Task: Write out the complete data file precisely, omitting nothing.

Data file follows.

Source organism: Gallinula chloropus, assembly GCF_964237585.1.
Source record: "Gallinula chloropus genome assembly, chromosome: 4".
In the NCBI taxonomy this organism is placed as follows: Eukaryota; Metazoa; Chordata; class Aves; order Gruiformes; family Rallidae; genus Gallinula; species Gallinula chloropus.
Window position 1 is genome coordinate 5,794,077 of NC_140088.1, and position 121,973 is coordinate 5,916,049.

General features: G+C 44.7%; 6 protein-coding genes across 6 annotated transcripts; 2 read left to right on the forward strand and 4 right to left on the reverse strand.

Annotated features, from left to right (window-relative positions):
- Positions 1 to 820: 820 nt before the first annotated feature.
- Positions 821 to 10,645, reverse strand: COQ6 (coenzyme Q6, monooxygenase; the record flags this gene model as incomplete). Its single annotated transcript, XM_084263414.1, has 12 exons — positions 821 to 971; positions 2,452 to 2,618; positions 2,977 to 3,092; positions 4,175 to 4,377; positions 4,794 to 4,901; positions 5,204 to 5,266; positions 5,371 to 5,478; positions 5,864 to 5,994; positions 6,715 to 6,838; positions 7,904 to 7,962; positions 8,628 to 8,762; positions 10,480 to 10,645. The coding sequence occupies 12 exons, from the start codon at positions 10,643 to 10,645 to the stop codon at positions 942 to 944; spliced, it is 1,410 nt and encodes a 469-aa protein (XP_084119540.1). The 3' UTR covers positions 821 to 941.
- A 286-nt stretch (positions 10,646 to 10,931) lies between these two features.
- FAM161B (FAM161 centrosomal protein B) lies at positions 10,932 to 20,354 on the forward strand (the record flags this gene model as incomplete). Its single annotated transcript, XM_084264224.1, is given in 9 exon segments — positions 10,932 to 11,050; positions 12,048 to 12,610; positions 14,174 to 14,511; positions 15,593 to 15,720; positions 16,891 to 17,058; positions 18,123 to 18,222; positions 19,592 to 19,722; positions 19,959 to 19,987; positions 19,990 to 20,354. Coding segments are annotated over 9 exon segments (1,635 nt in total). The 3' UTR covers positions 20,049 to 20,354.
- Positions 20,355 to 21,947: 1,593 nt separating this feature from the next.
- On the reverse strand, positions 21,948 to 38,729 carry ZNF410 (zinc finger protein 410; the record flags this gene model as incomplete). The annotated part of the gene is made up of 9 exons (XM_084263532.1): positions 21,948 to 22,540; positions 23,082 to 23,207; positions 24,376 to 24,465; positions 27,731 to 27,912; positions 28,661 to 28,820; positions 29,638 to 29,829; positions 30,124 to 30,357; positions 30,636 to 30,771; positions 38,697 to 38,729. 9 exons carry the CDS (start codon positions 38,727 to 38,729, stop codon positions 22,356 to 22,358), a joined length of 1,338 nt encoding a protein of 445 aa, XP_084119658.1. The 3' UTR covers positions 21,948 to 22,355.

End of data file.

Source organism: Gallinula chloropus, assembly GCF_964237585.1.
Source record: "Gallinula chloropus genome assembly, chromosome: 4".
In the NCBI taxonomy this organism is placed as follows: Eukaryota; Metazoa; Chordata; class Aves; order Gruiformes; family Rallidae; genus Gallinula; species Gallinula chloropus.
Window position 1 is genome coordinate 5,794,077 of NC_140088.1, and position 121,973 is coordinate 5,916,049.

General features: G+C 44.7%; 6 protein-coding genes across 6 annotated transcripts; 2 read left to right on the forward strand and 4 right to left on the reverse strand.

Annotated features, from left to right (window-relative positions):
- Positions 1 to 820: 820 nt before the first annotated feature.
- Positions 821 to 10,645, reverse strand: COQ6 (coenzyme Q6, monooxygenase; the record flags this gene model as incomplete). Its single annotated transcript, XM_084263414.1, has 12 exons — positions 821 to 971; positions 2,452 to 2,618; positions 2,977 to 3,092; positions 4,175 to 4,377; positions 4,794 to 4,901; positions 5,204 to 5,266; positions 5,371 to 5,478; positions 5,864 to 5,994; positions 6,715 to 6,838; positions 7,904 to 7,962; positions 8,628 to 8,762; positions 10,480 to 10,645. The coding sequence occupies 12 exons, from the start codon at positions 10,643 to 10,645 to the stop codon at positions 942 to 944; spliced, it is 1,410 nt and encodes a 469-aa protein (XP_084119540.1). The 3' UTR covers positions 821 to 941.
- A 286-nt stretch (positions 10,646 to 10,931) lies between these two features.
- FAM161B (FAM161 centrosomal protein B) lies at positions 10,932 to 20,354 on the forward strand (the record flags this gene model as incomplete). Its single annotated transcript, XM_084264224.1, is given in 9 exon segments — positions 10,932 to 11,050; positions 12,048 to 12,610; positions 14,174 to 14,511; positions 15,593 to 15,720; positions 16,891 to 17,058; positions 18,123 to 18,222; positions 19,592 to 19,722; positions 19,959 to 19,987; positions 19,990 to 20,354. Coding segments are annotated over 9 exon segments (1,635 nt in total). The 3' UTR covers positions 20,049 to 20,354.
- Positions 20,355 to 21,947: 1,593 nt separating this feature from the next.
- On the reverse strand, positions 21,948 to 38,729 carry ZNF410 (zinc finger protein 410; the record flags this gene model as incomplete). The annotated part of the gene is made up of 9 exons (XM_084263532.1): positions 21,948 to 22,540; positions 23,082 to 23,207; positions 24,376 to 24,465; positions 27,731 to 27,912; positions 28,661 to 28,820; positions 29,638 to 29,829; positions 30,124 to 30,357; positions 30,636 to 30,771; positions 38,697 to 38,729. 9 exons carry the CDS (start codon positions 38,727 to 38,729, stop codon positions 22,356 to 22,358), a joined length of 1,338 nt encoding a protein of 445 aa, XP_084119658.1. The 3' UTR covers positions 21,948 to 22,355.